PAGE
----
Fun with dry ice

Ways to get dry ice:

Remember the Omaha hamburger deal?  They didn’t like the fact that we combined 2 specials, so we only received 8-5 oz burgers for our $1.98, but we received an unexpected bonus:  dry ice!

If you’ve never experimented with dry ice, I suggest you go right to WalMart and get a pound or two.  Mucho fun for very little money!

Here are a few of the fun dry ice activities we did:

1. Screaming spoon – Lay a spoon or other piece of metal firmly against a chunk of dry ice.  It will rapidly sublime where the spoon is touching and the expanding gas will force the spoon away.  Then the sublimation slows and the spoon touches it again.  This process is repeated so rapidly that the spoon vibrates audibly.  Try it with other shapes and sizes of metal.

2. Supercooled liquid – Drop a small chunk into a cup of rubbing alcohol.  The liquid will cool to far below the freezing temperature of water.  Try dropping a flower into it; the flower should freeze very quickly.  Our rubbing alcohol eventually turned to slush.  This happens atabout -120 degrees.  (Is this possible or likely?  Is there another explanation for our slushy rubbing alcohol?)

3. Vaporize it – Drop a small chunk into a cup of water, and watch what happens.  Is it boiling?  Can you explain it?  Compare the effects of cold water vs. hot water, and different proportions of water to dry ice.  Why does it make a difference?  Why does it slow down after a little while?


4. Trap it – Hide a couple of cups of water/dry ice in a small cabinet.  Give them a few minutes to work then peek in.  Vapor will pour out as you open the door.

5. Supersize it – Fill the sink or an ice cream bucket with an inch or two of hot water and drop a bigger chunk of dry ice into it.  Watch the accumulating vapor move in waves like a ghostly ocean.  Dip your hand into the vapor and watch your fingers disappear.  Cup your hands and gently scoop up a handful.


6. Playing with fire – Light a candle in a votive cup, jar or other small enclosed area.  Tip your bubbling cup of water/dry ice and carefully spill some of the vapor onto the candle.  Set your bubbling cup down into the sink with a lit candle.  What happens as the carbon dioxide vapor accumulates in the sink?

7. Bubble fun – Add a drop or two of dish soap to a cup of water, then drop a chunk of dry ice into it.  Why do the bubbles look “funny”?  Pop one.  What’s in it?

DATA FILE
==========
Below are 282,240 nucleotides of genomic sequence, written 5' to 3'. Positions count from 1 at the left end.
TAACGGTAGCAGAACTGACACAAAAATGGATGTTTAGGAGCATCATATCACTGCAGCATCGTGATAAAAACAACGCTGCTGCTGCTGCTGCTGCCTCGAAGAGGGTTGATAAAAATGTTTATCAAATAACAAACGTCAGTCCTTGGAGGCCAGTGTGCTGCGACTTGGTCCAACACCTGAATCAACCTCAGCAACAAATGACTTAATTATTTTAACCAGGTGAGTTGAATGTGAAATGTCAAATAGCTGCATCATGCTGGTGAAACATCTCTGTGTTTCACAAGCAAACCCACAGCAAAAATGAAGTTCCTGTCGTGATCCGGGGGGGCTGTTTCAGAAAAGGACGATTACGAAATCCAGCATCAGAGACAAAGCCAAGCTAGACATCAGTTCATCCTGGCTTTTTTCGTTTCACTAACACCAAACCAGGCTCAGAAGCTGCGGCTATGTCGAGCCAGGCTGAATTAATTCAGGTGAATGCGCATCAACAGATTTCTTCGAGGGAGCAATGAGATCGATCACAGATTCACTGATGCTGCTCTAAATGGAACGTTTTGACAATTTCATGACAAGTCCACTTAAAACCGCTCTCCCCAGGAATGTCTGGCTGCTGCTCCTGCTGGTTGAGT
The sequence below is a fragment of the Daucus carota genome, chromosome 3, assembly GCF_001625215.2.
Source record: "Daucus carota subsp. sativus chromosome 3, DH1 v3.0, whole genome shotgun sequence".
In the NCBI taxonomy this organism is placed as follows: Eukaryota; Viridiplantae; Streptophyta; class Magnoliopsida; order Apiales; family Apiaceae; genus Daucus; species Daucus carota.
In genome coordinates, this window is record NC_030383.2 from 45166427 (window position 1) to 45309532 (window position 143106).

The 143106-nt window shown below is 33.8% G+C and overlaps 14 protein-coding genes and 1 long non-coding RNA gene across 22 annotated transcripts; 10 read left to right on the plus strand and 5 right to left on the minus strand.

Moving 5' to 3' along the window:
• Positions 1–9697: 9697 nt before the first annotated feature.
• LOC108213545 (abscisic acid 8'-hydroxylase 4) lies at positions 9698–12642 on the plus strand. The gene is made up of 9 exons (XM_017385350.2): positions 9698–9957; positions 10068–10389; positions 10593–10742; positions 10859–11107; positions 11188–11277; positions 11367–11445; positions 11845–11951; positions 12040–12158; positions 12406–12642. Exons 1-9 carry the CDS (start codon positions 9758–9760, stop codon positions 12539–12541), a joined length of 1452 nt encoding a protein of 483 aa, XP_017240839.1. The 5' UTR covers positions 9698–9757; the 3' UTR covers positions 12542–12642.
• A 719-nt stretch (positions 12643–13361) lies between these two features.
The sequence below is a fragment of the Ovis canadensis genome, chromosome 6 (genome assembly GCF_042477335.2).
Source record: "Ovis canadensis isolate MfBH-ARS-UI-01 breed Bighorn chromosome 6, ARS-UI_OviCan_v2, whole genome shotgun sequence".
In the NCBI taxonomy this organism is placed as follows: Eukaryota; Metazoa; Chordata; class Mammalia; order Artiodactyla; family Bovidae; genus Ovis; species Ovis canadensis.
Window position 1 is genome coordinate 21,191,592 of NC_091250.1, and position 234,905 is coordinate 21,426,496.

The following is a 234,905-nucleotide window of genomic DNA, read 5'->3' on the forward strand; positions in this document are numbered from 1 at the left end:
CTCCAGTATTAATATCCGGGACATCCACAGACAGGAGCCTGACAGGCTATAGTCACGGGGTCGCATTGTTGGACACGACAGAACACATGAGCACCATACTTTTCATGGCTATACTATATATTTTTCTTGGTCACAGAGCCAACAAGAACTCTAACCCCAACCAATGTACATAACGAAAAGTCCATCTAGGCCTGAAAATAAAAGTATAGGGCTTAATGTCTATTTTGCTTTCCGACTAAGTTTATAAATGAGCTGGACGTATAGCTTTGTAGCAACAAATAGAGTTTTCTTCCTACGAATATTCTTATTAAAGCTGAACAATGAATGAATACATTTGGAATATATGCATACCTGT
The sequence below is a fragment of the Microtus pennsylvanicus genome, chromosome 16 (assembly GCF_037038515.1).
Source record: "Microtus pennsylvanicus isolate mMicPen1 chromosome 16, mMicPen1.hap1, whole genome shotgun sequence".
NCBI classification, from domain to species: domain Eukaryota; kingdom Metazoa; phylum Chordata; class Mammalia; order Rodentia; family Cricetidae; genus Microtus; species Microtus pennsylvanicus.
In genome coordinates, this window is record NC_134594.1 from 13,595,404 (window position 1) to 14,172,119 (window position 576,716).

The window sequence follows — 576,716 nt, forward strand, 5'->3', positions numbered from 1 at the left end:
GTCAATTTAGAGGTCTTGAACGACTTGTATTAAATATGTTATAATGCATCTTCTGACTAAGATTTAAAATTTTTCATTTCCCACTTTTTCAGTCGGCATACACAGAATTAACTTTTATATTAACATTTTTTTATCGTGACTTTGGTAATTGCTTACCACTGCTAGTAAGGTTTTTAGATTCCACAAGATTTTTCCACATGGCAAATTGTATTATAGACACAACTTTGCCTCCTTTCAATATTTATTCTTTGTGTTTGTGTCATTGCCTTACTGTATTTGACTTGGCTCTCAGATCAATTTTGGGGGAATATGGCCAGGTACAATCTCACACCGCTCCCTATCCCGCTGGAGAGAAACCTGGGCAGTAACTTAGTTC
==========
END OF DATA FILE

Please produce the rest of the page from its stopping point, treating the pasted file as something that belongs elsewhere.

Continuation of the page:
8. More bubble fun – Put some water in a cup and drop in a small chunk of dry ice.  Spread a bit of dish soap around the rim of the cup.  Now get your hand wet and wipe your hand in one slow smooth motion across the top of the cup to create a big bubble covering the opening.  This is a little tricky the first time, but easier than it sounds.  Watch what happens!

More fun with dry ice:

A couple of warnings about playing with dry ice:

  • Do not touch dry ice directly.  Dry ice can cause frostbite almost instantly.  Use gloves, tongs or a spoon, and keep a close eye on little people.
  • Do not put dry ice in an airtight container. It will create an enormous amount of pressure and quite possibly burst.  Yes, it sounds fun, but it’s also very dangerous and possibly illegal.  Let’s skip this idea, ok people?

Comments

  1. Cool! I am going to add some of these ideas to my list. I went (with 4 other moms from our local homeschool group) to a Mom’s Science Retreat. We had a blast. Dry ice FUN was only a small part of our learning, but soooooo coooooool!!!!!

  2. What a great link! I can’twait to try this out. Has anyone else done it?

  3. Make ice cream in 20 seconds! (Here’s a link with instructions: http://chemistry.about.com/od/dryiceprojects/a/dryicecream.htm )

  4. Or use it to make homemade rootbeer. My mother does this every year at the 4th of July for the kids…and it is SO yummy!

  5. Ah bummer. When our Omaha package arrived, I wished we knew some experiments to do with dry ice. These would have been fun.

  6. Oh, I’m so disappointed my steaks came a few days ago and I missed out on all the fun suggestions!

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